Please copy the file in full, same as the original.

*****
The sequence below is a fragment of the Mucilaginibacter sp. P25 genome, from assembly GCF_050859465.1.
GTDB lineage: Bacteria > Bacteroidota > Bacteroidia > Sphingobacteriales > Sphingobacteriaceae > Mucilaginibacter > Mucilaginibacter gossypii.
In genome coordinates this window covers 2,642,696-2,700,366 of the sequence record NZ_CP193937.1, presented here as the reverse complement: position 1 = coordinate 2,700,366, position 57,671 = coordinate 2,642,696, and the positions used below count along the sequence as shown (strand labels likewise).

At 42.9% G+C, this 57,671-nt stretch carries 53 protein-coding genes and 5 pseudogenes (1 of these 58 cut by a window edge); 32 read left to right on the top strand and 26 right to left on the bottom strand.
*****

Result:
The sequence below is a fragment of the Mucilaginibacter sp. P25 genome, from assembly GCF_050859465.1.
GTDB lineage: Bacteria > Bacteroidota > Bacteroidia > Sphingobacteriales > Sphingobacteriaceae > Mucilaginibacter > Mucilaginibacter gossypii.
In genome coordinates this window covers 2,642,696-2,700,366 of the sequence record NZ_CP193937.1, presented here as the reverse complement: position 1 = coordinate 2,700,366, position 57,671 = coordinate 2,642,696, and the positions used below count along the sequence as shown (strand labels likewise).

At 42.9% G+C, this 57,671-nt stretch carries 53 protein-coding genes and 5 pseudogenes (1 of these 58 cut by a window edge); 32 read left to right on the top strand and 26 right to left on the bottom strand.